I spent several days last week in London with authors and leaders from our team at LifeWay. We were there to introduce several Charles Spurgeon related resources (CSB Spurgeon Study Bible edited by Alistair Begg, Steal Away Home by Matt Carter and Aaron Ivey, and The Lost Sermons of C. H. Spurgeon with Christian George), tour some of Spurgeon’s historical sites, and grab footage we can use in upcoming videos. It was a great time and I walked away with several thoughts. While I have not studied Spurgeon as extensively as the authors with us on the trip, hanging out with them for three days in Spurgeon’s stomping grounds left me with these four thoughts:
1. God uses the nameless and ordinary.
In 1850, a young, rough, and non-believing Charles Spurgeon walked into a Methodist church with questions about the Christian faith. On that Sunday there was a snowstorm and the pastor couldn’t make it to church, so a deacon stepped up to this pulpit and preached Isaiah 45:22—”Look to me and be saved.” We do not know the name of the deacon, but on that day, the Lord saved Charles Spurgeon. An unknown deacon serving as the backup preacher preached the sermon that led to the conversion of the prince of preachers.
2. Gospel proclamation and social action must coexist.
For his entire ministry, Charles Spurgeon faithfully preached the gospel that rescued him. He never wavered from declaring Christ and pointing people to His sacrifice. Spurgeon stated, “If I am asked what is my creed, I reply, “It is Jesus Christ.” At the same time, he was deeply involved in the London community and cared for the society around him. He started an orphanage that served over 500 children at a time. His belief in the gospel fueled his care for the poor; he believed that the church must impact society.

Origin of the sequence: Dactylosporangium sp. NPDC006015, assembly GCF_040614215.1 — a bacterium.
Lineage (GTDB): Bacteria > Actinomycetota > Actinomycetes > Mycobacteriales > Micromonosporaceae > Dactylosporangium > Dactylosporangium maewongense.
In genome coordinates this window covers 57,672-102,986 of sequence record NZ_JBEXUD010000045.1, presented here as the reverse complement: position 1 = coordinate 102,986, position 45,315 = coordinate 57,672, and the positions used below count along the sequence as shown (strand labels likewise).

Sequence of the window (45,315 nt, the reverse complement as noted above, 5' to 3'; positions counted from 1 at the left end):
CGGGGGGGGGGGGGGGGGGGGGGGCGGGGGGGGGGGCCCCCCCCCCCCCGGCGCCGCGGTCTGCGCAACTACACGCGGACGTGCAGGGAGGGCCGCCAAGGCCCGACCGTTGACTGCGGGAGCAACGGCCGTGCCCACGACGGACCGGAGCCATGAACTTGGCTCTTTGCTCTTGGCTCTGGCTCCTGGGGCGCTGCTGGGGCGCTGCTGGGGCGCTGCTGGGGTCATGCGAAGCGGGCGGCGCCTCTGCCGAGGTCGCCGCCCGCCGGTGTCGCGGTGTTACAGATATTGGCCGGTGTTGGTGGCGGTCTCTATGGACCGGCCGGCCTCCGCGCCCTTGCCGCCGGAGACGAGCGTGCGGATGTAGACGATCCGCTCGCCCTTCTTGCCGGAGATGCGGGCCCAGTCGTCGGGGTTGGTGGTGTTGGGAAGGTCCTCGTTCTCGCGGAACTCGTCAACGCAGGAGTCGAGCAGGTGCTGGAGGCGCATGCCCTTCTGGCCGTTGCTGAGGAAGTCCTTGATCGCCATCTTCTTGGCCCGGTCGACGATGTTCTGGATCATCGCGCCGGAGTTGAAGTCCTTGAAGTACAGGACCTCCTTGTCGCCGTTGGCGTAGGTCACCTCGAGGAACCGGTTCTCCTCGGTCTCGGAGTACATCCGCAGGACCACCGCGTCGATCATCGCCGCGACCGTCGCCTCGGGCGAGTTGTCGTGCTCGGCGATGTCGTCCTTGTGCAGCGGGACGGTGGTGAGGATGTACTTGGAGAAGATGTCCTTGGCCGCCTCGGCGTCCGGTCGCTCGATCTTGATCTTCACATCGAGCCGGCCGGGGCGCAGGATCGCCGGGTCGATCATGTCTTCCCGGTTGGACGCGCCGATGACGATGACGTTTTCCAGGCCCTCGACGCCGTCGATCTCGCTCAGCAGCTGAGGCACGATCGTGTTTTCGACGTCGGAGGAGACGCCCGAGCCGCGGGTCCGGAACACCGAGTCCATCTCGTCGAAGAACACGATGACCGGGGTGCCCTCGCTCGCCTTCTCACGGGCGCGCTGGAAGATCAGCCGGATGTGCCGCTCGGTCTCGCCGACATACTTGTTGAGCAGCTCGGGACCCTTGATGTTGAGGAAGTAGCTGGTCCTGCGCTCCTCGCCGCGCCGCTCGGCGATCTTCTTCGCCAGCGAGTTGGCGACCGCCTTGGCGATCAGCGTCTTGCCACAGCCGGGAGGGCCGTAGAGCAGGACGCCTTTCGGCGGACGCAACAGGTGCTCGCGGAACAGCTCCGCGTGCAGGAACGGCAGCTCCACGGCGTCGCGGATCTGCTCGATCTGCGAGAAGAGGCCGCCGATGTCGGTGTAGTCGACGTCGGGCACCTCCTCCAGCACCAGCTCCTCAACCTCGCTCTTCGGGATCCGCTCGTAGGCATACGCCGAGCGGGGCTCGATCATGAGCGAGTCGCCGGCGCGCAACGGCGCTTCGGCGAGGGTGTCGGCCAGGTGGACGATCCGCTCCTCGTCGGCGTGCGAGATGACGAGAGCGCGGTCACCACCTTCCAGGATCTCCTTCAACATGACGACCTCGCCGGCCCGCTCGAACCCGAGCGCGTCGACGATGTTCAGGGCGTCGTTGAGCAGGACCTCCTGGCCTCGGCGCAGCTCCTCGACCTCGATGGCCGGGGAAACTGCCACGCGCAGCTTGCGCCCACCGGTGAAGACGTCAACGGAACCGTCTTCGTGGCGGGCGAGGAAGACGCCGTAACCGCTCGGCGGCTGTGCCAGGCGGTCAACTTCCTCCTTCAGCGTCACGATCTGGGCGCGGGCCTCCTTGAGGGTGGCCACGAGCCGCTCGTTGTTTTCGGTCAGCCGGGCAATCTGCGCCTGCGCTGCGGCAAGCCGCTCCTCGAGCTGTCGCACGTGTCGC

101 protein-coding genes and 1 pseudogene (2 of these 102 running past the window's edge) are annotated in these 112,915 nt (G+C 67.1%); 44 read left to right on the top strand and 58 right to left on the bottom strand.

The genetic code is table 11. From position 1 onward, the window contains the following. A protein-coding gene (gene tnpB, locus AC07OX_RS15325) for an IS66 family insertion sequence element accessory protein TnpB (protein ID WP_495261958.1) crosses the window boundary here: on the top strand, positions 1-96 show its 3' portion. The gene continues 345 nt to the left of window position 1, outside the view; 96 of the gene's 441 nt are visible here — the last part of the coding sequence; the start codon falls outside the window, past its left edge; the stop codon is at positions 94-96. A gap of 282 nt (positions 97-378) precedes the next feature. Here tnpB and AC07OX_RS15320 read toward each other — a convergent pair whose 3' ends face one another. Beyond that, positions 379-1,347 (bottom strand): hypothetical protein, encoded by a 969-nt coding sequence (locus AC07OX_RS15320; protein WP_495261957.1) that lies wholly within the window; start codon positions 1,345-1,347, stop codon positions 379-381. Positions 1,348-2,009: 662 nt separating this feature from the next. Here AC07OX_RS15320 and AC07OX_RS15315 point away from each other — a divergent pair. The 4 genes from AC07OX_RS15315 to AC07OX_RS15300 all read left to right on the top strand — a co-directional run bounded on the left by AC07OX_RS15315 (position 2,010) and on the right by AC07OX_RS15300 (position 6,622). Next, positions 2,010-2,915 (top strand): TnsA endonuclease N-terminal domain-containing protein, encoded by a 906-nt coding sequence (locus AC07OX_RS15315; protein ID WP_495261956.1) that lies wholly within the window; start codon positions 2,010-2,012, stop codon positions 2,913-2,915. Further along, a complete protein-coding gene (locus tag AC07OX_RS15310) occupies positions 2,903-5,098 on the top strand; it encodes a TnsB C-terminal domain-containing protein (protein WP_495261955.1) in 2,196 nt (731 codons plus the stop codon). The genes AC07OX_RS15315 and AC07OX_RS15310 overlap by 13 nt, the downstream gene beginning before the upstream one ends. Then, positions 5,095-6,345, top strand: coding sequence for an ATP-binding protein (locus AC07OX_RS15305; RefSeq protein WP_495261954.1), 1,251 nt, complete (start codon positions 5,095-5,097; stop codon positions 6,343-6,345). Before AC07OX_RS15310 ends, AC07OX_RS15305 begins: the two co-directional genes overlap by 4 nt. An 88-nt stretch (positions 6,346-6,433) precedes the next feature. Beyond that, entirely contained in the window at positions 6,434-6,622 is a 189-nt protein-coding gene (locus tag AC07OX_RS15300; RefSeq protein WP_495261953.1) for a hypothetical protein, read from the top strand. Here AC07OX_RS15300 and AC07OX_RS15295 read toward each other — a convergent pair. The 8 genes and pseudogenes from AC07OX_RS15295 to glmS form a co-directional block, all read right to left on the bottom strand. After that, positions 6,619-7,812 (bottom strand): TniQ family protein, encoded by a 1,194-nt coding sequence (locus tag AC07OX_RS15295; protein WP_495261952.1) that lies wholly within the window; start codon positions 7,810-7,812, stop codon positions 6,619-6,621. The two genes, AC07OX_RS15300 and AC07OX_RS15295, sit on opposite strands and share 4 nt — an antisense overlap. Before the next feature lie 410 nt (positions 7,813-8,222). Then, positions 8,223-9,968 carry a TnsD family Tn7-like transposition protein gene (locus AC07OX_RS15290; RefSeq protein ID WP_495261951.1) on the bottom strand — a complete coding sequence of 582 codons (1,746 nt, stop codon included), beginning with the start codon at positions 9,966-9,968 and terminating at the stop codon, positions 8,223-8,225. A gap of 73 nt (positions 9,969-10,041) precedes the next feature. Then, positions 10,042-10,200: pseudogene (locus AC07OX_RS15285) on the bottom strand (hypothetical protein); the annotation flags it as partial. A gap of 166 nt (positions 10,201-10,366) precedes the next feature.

3. I am not Spurgeon.
Though not formally educated, he was extremely brilliant. With a photographic memory, he could prepare sermons in ten minutes because he was always reading and preparing. He taught himself Hebrew as a young boy and was tutoring students at Cambridge when he was sixteen. Not only did Spurgeon know the name of every person in his large congregation, but he knew the names of their pets too. Come on. That ain’t even fair! (Credit to Christian George for the factoids.) My point is that we would be wise to learn from Spurgeon yet also wise to know the Lord has likely gifted us differently.
4. The man goes in the ground and the message goes on.
While we were in London, we asked dozens of people in places we visited, places that were important and impactful to Spurgeon, if they had ever heard of Charles Spurgeon. None had. Spurgeon’s tomb captures a lot of who Spurgeon was. Inscribed on one side are the lyrics “Redeeming love has been my theme and shall be till I die.” The passage on the marble Bible is 2 Timothy 4:7-8. Yet Spurgeon’s grave has weeds all around it. Even when you are the most famous preacher in London, not many know you a few generations after your death. God designed it this way. The power is ultimately in the message, not the messenger. We serve for a season, die, and the message keeps going.